Australian PM cites 'rising strategic competition' in Indo-Pacific region behind 40 pc increase in defence spend; mentions India-China standoff
New Delhi/IBNS: Australia has increased its defence budget by a whopping 40 per cent to 270 billion dollars for a ten-year period, the country's Prime Minister Scott Morrison said while he launched the 2020 Defence Strategic Update and the 2024 Structure Plan on Wednesday.
While unveiling Australia's new defence strategy, Prime Minister Scott Morrison mentioned India-China standoff and stressed that the Indo-Pacific area is the "epicentre" of "rising strategic competition", reports said.
“The Indo-Pacific is the epicentre of rising strategic competition. Our region will not only shape our future, increasingly though, it is the focus of the dominant global contest of our age. This is the setting for it,” Morrison said, reported media.
“Tensions over territorial claims are rising across the Indo-Pacific region, as we have seen recently on the disputed border between India and China, and the South China Sea, and the East China Sea,” he said.
"Japan, India, the Republic of Korea, the countries of Southeast Asia, Indonesia, Malaysia, Singapore, Vietnam and the Pacific all have agency, choices to make, parts to play and of course, so does Australia,” he pointed out.
"It is not just China and the United States that will determine whether our region stays on path for free and open trade, investment and cooperation that has underpinned stability and prosperity, the people-to-people relationships that bind our region together. Japan, India, the Republic of Korea, the countries of South-East Asia, Indonesia, Malaysia, Singapore, Vietnam and the Pacific all have agency, choices to make, parts to play and of course, so does Australia," he said, according to the reports.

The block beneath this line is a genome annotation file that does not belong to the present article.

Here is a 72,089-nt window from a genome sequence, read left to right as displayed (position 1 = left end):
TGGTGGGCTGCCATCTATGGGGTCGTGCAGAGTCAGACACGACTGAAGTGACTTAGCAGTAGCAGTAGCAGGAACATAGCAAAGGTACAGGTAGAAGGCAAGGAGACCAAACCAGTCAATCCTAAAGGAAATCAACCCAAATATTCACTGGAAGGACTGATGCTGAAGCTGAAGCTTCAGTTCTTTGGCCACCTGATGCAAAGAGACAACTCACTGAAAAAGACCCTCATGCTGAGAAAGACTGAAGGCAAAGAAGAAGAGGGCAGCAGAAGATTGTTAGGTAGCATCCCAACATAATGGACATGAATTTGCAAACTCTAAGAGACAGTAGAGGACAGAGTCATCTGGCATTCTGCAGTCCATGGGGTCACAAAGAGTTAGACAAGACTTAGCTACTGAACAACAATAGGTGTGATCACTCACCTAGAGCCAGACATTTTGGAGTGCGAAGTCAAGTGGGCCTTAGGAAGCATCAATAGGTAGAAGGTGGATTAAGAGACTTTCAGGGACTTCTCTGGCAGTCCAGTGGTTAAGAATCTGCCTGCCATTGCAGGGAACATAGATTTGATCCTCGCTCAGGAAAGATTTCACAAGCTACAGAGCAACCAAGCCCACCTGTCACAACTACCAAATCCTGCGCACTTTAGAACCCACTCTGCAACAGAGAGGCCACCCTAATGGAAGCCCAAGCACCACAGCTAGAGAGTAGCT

China claims most parts of South China Sea and has built islands on various strategic locations which fall under the territories of countries like Malaysia, Brunei, Philippines and Vietnam. In pursuit of its ambition, last month China had unilaterally declared two new administrative districts in the South China Sea, set up its "research stations" on two islands in the key waterway and downed a Vietnamese fishing vessel, said reports.
Slowly China has made inroads into Australia's backyard offer infrastructure aid to countries in the South Pacific region. Australia had expressed "great concern" over reports of China setting up a military base in the Pacific island nation of Vanuatu, which was later denied by both the nations.
Australia has already banned China's Huawei for 5G, stating that "sophisticated state actor" was behind cyberattacks on all levels of the government, essential services, political bodies and critical infrastructure, hinting at China, said reports.
Further, Australia also backed US demands of an independent inquiry into the source of coronavirus in China.